Page was an early foreign-policy adviser to the Trump campaign. He took a “leave of absence” in September after news broke of his July trip to Moscow, and the campaign later denied that he had ever worked with it.

Page, for his part, was “noncommittal” in his response to Sechin’s requests that the US lift the sanctions, the dossier said. But he signaled that doing so would be Trump’s intention if he won the election, and he expressed interest in Sechin’s offer, according to the document.

In a recent interview with The Wall Street Journal, Trump suggested the sanctions could be lifted if Moscow proved to be a useful ally. “If you get along and if Russia is really helping us,” Trump asked, “why would anybody have sanctions if somebody’s doing some really great things?”

Page has criticized the US sanctions on Russia as “sanctimonious expressions of moral superiority.” He praised Sechin in a May 2014 blog post for his “accomplishments” in advancing US-Russia relations. A US official serving in Russia while Page worked at Merrill Lynch in Moscow told Isikoff that Page “was pretty much a brazen apologist for anything Moscow did.”

Page is also believed to have met with senior Kremlin internal affairs official Igor Diveykin while he was in Moscow last July, according to Isikoff’s intelligence sources. The dossier separately claimed that Diveykin — whom US officials believe was responsible for the intelligence collected by Russia about the US election — met with Page and hinted that the Kremlin possessed compromising information about Trump.

It is unclear whether Isikoff’s reporting is related to the dossier, which has been circulating among top intelligence officials, lawmakers, and journalists since mid-2016.

A scramble for a foreign investor

After mid-October, the dossier said, Sechin predicted that it would no longer be possible for Trump to win the presidency, so he “put feelers out to other business and political contacts” to purchase a stake in Rosneft.

Rosneft then scrambled to find a foreign investor, holding talks with more than 30 potential buyers from Europe, the US, Asia, and the Middle East. The company signed a deal on December 7 to sell 19.5% of shares, or roughly $11 billion, to the multinational commodity trader Glencore Plc and Qatar’s state-owned wealth fund. Qatar’s sovereign wealth fund is Glencore’s largest shareholder.

The “11th hour deal” was “so last minute,” Reuters reported, “that it appeared it would not close in time to meet the government’s deadline for booking money in the budget from the sale.”

The purchase amounted to the biggest foreign investment in Russia since US sanctions took effect in 2014. It showed that “there are some forces in the world that are ready to help Russia to circumvent the [West’s] sanction regime,” said Lilia Shevtsova, an associate fellow in the Russia and Eurasia program at Chatham House.

“In Russia we have a marriage between power and business, and that is why all important economic deals need approval and the endorsement of the authorities,” Shevtsova said. “This was a very serious commercial deal that hardly could have succeeded without the direct involvement of the Kremlin.”

The privatization deal was funded by Gazprombank, whose parent company is the state-owned Russian energy giant Gazprom.

Page holds investments in Gazprom, though he claimed in a letter to FBI Director James Comey in September that he sold his stake in the company “at a loss.” His website says he served as an adviser “on key transactions” for the state-owned energy giant before setting up his energy investment fund, Global Energy Capital, in 2008 with former Gazprom executive Sergei Yatsenko.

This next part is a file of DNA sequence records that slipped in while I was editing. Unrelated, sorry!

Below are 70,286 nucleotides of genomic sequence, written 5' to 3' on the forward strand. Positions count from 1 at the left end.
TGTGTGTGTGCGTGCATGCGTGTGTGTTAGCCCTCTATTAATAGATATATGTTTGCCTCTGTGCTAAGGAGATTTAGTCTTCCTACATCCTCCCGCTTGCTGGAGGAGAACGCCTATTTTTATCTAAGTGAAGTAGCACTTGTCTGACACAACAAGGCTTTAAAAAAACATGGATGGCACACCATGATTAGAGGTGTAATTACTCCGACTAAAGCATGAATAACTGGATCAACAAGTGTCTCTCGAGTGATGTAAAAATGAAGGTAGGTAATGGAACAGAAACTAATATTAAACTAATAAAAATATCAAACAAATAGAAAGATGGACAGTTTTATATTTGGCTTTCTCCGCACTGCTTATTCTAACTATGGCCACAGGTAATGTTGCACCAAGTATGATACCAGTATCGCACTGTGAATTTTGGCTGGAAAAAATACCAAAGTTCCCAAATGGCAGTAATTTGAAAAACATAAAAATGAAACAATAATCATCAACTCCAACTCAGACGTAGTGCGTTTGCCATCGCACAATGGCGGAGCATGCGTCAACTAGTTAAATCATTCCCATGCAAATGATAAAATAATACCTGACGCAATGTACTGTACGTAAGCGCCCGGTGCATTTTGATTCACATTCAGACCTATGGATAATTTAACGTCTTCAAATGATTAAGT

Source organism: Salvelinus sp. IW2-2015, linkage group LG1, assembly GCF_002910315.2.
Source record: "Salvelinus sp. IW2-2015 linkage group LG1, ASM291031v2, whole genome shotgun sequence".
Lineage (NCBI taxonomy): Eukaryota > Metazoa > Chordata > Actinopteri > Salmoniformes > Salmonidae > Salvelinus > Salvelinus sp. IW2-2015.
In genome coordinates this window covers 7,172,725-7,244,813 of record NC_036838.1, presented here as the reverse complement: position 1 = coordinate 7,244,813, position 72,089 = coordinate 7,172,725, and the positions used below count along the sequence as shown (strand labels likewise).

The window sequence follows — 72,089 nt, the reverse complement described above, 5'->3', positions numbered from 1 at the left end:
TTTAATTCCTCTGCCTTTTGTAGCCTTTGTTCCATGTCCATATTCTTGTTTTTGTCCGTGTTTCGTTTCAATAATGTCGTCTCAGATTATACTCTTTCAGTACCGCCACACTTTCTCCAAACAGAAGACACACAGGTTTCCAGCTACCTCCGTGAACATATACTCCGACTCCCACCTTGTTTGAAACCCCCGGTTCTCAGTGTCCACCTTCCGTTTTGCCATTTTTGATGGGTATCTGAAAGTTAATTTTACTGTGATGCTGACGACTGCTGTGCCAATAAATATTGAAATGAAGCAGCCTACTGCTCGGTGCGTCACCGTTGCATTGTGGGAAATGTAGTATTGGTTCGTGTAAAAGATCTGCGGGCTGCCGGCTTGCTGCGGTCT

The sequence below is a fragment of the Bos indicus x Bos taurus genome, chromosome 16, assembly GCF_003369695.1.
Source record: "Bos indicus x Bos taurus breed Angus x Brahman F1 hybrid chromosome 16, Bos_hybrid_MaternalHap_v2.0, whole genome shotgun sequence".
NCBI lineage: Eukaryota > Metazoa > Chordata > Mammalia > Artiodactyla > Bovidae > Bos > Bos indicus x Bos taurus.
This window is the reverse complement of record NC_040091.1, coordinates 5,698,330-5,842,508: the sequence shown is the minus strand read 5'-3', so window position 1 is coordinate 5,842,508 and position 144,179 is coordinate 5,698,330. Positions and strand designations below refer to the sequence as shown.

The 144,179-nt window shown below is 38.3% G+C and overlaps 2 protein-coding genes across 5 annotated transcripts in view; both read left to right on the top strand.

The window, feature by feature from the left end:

There is no evidence that Carter played any role in the Rosneft deal. But he was back in Moscow on December 8 — one day after the deal was signed — to “meet with some of the top managers” of Rosneft, he told reporters at the time. Page denied meeting with Sechin, Rosneft’s CEO, during that trip but said it would have been “a great honor” if he had.

The Rosneft deal, Page added, was “a good example of how American private companies are unfortunately limited to a great degree due to the influence of sanctions.” He said the US and Russia had entered “a new era” of relations but that it was still “too early” to discuss whether Trump would be easing or lifting sanctions on Moscow.

Page’s extensive business ties to state-owned Russian companies were investigated by a counterintelligence task force set up last year by the CIA. The investigation, which is reportedly ongoing, has examined whether Russia was funneling money into Trump’s presidential campaign — and, if it was, who was serving as the liaison between the Trump team and the Kremlin.

The dossier claims that Trump’s former campaign manager Paul Manafort asked Page to be the liaison. That claim has not been verified. Manafort served as a top adviser to a pro-Russian political party in Ukraine from 2004 to 2012 and emerged as a central figure in both the dossier and the intelligence community’s early inquiries into Trump’s ties to Russia.

(h/t Business Insider)

Contractor Files $2 Million Lawsuit Against Trump For Unpaid Bills

A Maryland-based electrical company is suing President Trump’s Washington, D.C. hotel for than $2 million, Politico reports.

AES Electrical, also called Freestate Electrical, alleged that its employees had to work “nonstop” to complete electrical and fire alarm systems before the hotel’s “soft opening” in September and its grand opening in October. It says it never received payment for its work.

The lawsuit also argues that without Freestate, the real estate mogul would not have been able to hold an event at the hotel in September.